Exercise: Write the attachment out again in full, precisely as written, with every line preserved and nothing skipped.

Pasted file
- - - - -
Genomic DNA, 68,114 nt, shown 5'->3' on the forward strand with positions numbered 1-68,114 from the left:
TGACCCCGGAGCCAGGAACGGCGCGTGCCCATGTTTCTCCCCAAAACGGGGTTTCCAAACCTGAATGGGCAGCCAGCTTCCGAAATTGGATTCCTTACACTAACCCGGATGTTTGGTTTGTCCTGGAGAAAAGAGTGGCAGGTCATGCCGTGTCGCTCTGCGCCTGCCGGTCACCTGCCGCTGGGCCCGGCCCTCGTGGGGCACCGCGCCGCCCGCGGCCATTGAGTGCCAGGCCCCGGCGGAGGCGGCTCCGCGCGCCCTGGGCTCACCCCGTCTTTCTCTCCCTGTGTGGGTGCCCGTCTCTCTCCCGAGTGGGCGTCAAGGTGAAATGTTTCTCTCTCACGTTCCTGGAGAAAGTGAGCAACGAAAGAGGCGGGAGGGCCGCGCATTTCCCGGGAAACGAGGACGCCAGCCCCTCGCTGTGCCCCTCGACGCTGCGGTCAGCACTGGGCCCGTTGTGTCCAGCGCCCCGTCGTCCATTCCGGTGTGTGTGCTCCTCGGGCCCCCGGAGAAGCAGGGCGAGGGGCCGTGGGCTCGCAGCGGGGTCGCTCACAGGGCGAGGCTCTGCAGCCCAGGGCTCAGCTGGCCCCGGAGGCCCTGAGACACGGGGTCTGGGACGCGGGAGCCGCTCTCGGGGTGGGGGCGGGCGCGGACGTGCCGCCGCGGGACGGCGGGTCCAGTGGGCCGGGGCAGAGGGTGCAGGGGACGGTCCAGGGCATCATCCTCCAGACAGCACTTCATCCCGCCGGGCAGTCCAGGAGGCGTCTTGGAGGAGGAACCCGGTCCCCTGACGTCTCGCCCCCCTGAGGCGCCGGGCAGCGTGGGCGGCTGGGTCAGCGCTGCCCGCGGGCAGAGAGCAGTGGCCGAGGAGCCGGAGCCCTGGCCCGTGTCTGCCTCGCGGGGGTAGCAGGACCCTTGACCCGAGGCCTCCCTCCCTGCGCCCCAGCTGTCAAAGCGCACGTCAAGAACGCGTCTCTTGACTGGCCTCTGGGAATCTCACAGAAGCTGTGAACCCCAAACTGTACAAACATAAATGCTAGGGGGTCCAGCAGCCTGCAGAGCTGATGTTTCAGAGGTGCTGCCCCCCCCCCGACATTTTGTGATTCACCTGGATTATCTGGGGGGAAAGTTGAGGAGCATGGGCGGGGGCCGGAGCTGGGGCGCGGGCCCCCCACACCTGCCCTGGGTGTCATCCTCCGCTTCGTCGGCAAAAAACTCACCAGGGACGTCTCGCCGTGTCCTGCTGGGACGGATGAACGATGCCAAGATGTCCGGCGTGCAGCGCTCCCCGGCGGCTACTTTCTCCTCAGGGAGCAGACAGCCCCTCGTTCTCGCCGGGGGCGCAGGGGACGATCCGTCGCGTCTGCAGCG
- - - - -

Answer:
Genomic DNA, 68,114 nt, shown 5'->3' on the forward strand with positions numbered 1-68,114 from the left:
TGACCCCGGAGCCAGGAACGGCGCGTGCCCATGTTTCTCCCCAAAACGGGGTTTCCAAACCTGAATGGGCAGCCAGCTTCCGAAATTGGATTCCTTACACTAACCCGGATGTTTGGTTTGTCCTGGAGAAAAGAGTGGCAGGTCATGCCGTGTCGCTCTGCGCCTGCCGGTCACCTGCCGCTGGGCCCGGCCCTCGTGGGGCACCGCGCCGCCCGCGGCCATTGAGTGCCAGGCCCCGGCGGAGGCGGCTCCGCGCGCCCTGGGCTCACCCCGTCTTTCTCTCCCTGTGTGGGTGCCCGTCTCTCTCCCGAGTGGGCGTCAAGGTGAAATGTTTCTCTCTCACGTTCCTGGAGAAAGTGAGCAACGAAAGAGGCGGGAGGGCCGCGCATTTCCCGGGAAACGAGGACGCCAGCCCCTCGCTGTGCCCCTCGACGCTGCGGTCAGCACTGGGCCCGTTGTGTCCAGCGCCCCGTCGTCCATTCCGGTGTGTGTGCTCCTCGGGCCCCCGGAGAAGCAGGGCGAGGGGCCGTGGGCTCGCAGCGGGGTCGCTCACAGGGCGAGGCTCTGCAGCCCAGGGCTCAGCTGGCCCCGGAGGCCCTGAGACACGGGGTCTGGGACGCGGGAGCCGCTCTCGGGGTGGGGGCGGGCGCGGACGTGCCGCCGCGGGACGGCGGGTCCAGTGGGCCGGGGCAGAGGGTGCAGGGGACGGTCCAGGGCATCATCCTCCAGACAGCACTTCATCCCGCCGGGCAGTCCAGGAGGCGTCTTGGAGGAGGAACCCGGTCCCCTGACGTCTCGCCCCCCTGAGGCGCCGGGCAGCGTGGGCGGCTGGGTCAGCGCTGCCCGCGGGCAGAGAGCAGTGGCCGAGGAGCCGGAGCCCTGGCCCGTGTCTGCCTCGCGGGGGTAGCAGGACCCTTGACCCGAGGCCTCCCTCCCTGCGCCCCAGCTGTCAAAGCGCACGTCAAGAACGCGTCTCTTGACTGGCCTCTGGGAATCTCACAGAAGCTGTGAACCCCAAACTGTACAAACATAAATGCTAGGGGGTCCAGCAGCCTGCAGAGCTGATGTTTCAGAGGTGCTGCCCCCCCCCCGACATTTTGTGATTCACCTGGATTATCTGGGGGGAAAGTTGAGGAGCATGGGCGGGGGCCGGAGCTGGGGCGCGGGCCCCCCACACCTGCCCTGGGTGTCATCCTCCGCTTCGTCGGCAAAAAACTCACCAGGGACGTCTCGCCGTGTCCTGCTGGGACGGATGAACGATGCCAAGATGTCCGGCGTGCAGCGCTCCCCGGCGGCTACTTTCTCCTCAGGGAGCAGACAGCCCCTCGTTCTCGCCGGGGGCGCAGGGGACGATCCGTCGCGTCTGCAGCG